9.A.30 The Putative Tmie Gentamiein Uptake Mechanosensitive Channel (TMIE) Family
The circling (cir/cir) mouse is a spontaneous model of deafness due to deletion of a 40-kb genomic region that includes the transmembrane inner ear (tmie) gene. In addition to being deaf, cir/cir mice exhibit abnormal behaviors including circling and hyperactivity. Park et al (2013) investigated differences between 3-day old (that is, before hair-cell degeneration) cir/cir and phenotypically normal ( /cir) mice and the reason underlying the degeneration of the inner ear structure of cir/cir mice. To this end, they used gentamicin, gentamicin-Texas red conjugate, and FM1-43 to investigate mechanotransducer channel activity in the hair cells of cir/cir mice. These compounds are presumed to enter hair cells through the mechanotransducer channel. Although the structure of the inner ear of /cir mice was equivalent to that of cir/cir mice, the hair cells of cir/cir mice (unlike /cir) did not take up gentamicin, gentamicin-Texas red conjugate, or FM1-43. These findings suggest that hair cells in cir/cir mice demonstrate abnormal maturation and mechanotransduction. In addition, the results indicated that tmie is required for maturation and maintenance of hair cells.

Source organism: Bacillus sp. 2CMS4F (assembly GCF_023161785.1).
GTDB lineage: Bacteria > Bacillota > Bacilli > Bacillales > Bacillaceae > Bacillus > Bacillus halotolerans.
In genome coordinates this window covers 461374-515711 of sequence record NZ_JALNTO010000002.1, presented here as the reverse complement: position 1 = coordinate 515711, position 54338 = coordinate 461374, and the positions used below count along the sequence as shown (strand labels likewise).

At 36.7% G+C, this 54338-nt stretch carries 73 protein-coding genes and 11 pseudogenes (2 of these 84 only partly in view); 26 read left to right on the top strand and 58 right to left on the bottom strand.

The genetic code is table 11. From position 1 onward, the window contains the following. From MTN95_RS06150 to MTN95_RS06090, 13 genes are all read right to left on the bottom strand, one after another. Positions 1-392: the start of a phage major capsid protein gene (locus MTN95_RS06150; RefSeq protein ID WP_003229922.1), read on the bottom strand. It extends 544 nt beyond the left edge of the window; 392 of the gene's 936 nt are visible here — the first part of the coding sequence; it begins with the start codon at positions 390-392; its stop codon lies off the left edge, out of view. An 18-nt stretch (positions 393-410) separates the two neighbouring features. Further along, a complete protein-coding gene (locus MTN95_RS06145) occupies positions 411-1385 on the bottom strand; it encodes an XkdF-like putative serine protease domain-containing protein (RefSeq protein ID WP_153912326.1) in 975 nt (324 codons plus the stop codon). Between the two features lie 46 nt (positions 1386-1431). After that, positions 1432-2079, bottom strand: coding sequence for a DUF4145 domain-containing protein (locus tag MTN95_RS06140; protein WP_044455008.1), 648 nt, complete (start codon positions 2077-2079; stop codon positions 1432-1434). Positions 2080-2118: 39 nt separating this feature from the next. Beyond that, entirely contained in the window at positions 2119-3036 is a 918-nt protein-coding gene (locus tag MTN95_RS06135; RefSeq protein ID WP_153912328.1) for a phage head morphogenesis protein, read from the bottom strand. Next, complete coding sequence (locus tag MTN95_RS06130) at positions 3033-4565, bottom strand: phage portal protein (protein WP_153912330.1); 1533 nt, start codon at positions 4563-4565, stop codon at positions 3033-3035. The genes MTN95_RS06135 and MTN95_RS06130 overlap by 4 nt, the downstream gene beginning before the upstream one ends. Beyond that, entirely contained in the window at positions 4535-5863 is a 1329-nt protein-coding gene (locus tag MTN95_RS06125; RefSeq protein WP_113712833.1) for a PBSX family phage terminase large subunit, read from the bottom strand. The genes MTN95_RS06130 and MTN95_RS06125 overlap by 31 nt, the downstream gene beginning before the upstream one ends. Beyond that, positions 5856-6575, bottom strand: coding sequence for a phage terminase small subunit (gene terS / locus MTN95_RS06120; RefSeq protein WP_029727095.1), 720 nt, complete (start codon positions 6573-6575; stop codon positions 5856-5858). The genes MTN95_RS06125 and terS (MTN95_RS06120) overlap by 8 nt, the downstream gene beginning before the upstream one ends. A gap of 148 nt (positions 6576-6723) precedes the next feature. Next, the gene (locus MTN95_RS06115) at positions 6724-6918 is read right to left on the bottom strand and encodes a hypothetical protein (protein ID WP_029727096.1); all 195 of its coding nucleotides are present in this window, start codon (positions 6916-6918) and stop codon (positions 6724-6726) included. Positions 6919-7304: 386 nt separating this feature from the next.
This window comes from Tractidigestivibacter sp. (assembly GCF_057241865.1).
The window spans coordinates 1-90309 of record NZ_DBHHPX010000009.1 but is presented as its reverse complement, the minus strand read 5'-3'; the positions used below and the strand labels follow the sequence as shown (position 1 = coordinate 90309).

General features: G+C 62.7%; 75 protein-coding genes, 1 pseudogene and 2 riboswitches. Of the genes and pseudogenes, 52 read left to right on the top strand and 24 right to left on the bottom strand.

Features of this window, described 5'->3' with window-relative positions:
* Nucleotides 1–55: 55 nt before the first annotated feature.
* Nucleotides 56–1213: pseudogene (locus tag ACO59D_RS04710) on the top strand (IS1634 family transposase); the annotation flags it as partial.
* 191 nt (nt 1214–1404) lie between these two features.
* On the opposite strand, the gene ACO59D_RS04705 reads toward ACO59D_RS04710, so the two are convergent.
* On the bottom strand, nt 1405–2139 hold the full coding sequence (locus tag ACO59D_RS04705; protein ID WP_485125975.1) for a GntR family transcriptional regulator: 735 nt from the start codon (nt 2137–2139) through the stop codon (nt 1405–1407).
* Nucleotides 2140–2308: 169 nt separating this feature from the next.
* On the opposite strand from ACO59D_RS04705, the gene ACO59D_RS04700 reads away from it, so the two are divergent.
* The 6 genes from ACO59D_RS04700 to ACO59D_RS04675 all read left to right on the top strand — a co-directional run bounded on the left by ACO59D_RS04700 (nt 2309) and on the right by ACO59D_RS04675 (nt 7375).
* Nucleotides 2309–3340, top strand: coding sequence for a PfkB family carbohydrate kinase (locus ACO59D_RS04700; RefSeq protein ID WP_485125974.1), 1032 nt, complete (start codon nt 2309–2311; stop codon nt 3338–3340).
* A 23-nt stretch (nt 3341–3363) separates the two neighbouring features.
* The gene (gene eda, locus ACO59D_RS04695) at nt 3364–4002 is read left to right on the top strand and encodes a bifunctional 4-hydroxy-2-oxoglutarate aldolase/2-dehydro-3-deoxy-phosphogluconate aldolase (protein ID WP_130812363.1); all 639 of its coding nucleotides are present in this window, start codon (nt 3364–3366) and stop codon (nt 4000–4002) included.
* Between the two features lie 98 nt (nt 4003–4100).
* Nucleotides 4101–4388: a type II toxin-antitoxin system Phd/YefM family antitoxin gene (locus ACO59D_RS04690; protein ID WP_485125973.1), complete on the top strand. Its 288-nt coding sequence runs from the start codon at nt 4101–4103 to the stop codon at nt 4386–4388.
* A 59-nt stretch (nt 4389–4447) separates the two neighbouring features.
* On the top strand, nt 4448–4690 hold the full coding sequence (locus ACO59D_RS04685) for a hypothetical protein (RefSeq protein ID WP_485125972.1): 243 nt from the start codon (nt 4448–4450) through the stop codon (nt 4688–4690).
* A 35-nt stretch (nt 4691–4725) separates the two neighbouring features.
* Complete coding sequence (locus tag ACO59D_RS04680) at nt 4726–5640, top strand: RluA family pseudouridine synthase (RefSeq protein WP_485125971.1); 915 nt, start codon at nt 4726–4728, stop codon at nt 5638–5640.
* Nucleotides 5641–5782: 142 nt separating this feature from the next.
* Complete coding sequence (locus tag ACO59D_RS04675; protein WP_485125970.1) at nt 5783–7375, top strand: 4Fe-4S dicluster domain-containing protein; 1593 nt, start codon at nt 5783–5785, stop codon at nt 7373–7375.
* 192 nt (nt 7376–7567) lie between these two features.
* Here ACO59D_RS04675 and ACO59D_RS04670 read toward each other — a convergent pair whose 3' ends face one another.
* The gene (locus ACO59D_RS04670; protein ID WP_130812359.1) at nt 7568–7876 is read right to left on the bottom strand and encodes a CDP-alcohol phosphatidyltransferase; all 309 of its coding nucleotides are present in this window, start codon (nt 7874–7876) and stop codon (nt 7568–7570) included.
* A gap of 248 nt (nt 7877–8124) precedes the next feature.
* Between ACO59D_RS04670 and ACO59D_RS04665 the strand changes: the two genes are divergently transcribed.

Mechanotransduction channels in hair cells are gated by tip links. Zhao et al. 2014 showed that the transmembrane inner ear protein, TMIE, forms a ternary complex with the tip-link component PCDH15 and its binding partner TMHS/LHFPL5. Alternative splicing of the PCDH15 cytoplasmic domain regulates formation of this ternary complex. Transducer currents are abolished by a homozygous Tmie-null mutation, and subtle Tmie mutations that disrupt interactions between TMIE and tip links affect transduction, suggesting that TMIE is an essential component of the hair cell's mechanotransduction machinery that functionally couples the tip link to the transduction channel. The multisubunit composition of the transduction complex and the regulation of complex assembly by alternative splicing is likely critical for regulating channel properties in different hair cells and along the cochlea's tonotopic axis (Zhao et al. 2014).